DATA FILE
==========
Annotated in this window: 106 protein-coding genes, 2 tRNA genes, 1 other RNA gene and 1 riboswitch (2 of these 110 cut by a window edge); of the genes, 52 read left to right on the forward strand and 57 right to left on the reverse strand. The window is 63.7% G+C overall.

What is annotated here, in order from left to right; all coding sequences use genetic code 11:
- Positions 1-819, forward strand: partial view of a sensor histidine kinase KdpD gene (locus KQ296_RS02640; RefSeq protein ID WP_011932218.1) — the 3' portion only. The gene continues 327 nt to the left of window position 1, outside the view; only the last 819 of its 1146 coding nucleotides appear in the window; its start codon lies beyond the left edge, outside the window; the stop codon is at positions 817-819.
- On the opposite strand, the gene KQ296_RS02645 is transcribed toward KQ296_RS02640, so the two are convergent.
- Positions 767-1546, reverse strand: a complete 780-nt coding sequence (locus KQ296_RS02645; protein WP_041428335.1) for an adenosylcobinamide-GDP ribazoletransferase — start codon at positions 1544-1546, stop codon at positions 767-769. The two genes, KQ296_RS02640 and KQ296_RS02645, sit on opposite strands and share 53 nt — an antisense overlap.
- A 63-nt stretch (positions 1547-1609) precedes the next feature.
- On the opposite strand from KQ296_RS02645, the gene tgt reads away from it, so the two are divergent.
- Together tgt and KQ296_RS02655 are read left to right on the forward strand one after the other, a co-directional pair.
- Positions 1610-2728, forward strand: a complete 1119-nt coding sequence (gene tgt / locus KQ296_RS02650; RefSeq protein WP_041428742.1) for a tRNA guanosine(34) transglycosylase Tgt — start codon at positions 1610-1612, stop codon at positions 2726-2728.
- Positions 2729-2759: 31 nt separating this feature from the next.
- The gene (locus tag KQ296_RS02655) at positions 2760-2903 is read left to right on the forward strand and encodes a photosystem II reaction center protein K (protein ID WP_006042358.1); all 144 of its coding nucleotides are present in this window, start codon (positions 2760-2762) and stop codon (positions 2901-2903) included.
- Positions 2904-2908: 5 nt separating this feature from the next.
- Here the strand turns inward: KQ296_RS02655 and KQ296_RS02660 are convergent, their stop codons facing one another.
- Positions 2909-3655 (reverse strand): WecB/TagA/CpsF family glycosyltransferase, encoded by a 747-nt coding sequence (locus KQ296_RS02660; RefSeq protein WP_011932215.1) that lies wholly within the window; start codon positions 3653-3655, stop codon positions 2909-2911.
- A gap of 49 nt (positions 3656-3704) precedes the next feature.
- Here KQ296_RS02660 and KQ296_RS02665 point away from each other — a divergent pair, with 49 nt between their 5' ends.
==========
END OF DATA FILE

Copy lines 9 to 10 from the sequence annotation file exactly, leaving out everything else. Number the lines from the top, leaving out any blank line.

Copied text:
- Positions 1610-2728, forward strand: a complete 1119-nt coding sequence (gene tgt / locus KQ296_RS02650; RefSeq protein WP_041428742.1) for a tRNA guanosine(34) transglycosylase Tgt — start codon at positions 1610-1612, stop codon at positions 2726-2728.
- Positions 2729-2759: 31 nt separating this feature from the next.